Long Wine-dy Road: Camp cookouts with Chef Dave

By Vinomofo
over 6 years ago
6 min read

Ask us our thoughts on camping and we’ll have our gear ready within the hour. It’s up there with our favourite things to do. Cold nights and crisp mornings, river swims, red wine, crackling campfires – it’s all good – even waking to a demonic kookaburra’s laugh after a horrific night’s sleep can’t bring us down. 

As a whole, our camp skills are pretty ace but they do fall short in the kitchen. We’re simple creatures, and rice and tuna can satiate us for days on end in the bush, but not even the most delicate, fruity wine will get our taste buds revved up after the third bowl of rice for the day. It’s this cuisine cluelessness that forced us to take our good mate Chef Dave Powell away on our latest trip out bush. It even inspired us to create our own collection of wines that we reckon go with camping life: The Long Wine-dy Road. Click here to check ’em out.

Chef Dave by name, just Dave by qualifications, his only formal training came as a kitchen hand in a small Spanish restaurant as a young lad, but still he’s run classes and catered for dinner parties all around Melbourne. He’s completely self-taught, gets excited over French and Italian styles of cooking and won’t touch anything unless it’s in season. He also spends way too much time sharpening his knives on the weekends which is fine, I guess, if we keep referring him to as Chef Dave and not admitting he may just be a psychopath who happens to cook like an absolute champion.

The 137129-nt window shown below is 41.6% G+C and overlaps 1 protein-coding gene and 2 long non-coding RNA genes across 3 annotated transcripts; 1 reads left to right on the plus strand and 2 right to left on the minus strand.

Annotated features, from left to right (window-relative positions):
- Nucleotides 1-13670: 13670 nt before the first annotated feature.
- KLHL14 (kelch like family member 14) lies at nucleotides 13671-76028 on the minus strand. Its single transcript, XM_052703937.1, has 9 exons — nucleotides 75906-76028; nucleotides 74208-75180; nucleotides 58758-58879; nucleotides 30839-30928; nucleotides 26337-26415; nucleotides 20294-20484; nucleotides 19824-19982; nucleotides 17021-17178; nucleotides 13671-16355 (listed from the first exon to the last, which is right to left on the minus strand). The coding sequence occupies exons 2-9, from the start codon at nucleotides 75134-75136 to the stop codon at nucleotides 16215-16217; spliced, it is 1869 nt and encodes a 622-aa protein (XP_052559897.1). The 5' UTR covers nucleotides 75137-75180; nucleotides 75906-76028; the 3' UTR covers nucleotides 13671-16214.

Chef Dave had never cooked on an open fire before so we provided moral support by sitting around, drinking wine and offering no assistance whatsoever. He’s the professional, after all, and it’s just as well we didn’t get involved because he served up simple dishes that had us instantly salivating, requiring nothing more than foil and some cast iron cookware. Check ‘em out below for all your foodie kicks, and better yet, Chef Dave has given us his recipes (all of which serve 6) so you can conjure up some magic either next time you’re out enjoyin’ nature.

Mussels with pancetta and cider

Pair with: A crisp and funky chardonnay like this 2016 Yarra Valley number


2kg mussels (cleaned, scrubbed and bearded)

200g pancetta or guanciale, cut into small cubes

50g unsalted butter 

3 golden shallots, sliced thin 

1 clove of garlic, diced finely

half a bunch of thyme, leaves picked

half a bunch of parsley, leaves only, finely chopped

200ml cider (something dry) 

100ml creme fraiche 


  1. Clean the mussels by running them under cold water until it runs clear then take off the beards (if they have any). Throw away any mussels with broken shells, as well as any that don’t close tightly when tapped a few times. 
  2. Heat the butter in a large pot over a medium heat, then add the pancetta or guanciale and cook for around five minutes until semi-crispy. Add the shallots, garlic and thyme and cook for a couple of minutes until softened but not coloured. Now crank up the heat to maximum and add the mussels and most of the parsley, along with the cider. Give everything a stir and pop a lid on while you cook for about six minutes, or until all of the mussels are open. Don’t overcook. 
  3. Remove the mussels with a slotted spoon and place in serving bowls. Bring the remaining liquid to the boil and stir through the creme fraiche. Season to taste with salt and pepper, but be careful with the salt. Top mussels with the sauce and a sprinkling of the remaining parsley. Serve immediately with a heap of crusty bread to mop up the sauce. 

Lamb chops with salsa verde

Pair with: Get around a cabernet sauvignon, the perfect accompaniment to keep your flavours flavoursome and your body warm. Check out our Black Market Deals for some of the best value cabernet sauvignon in town.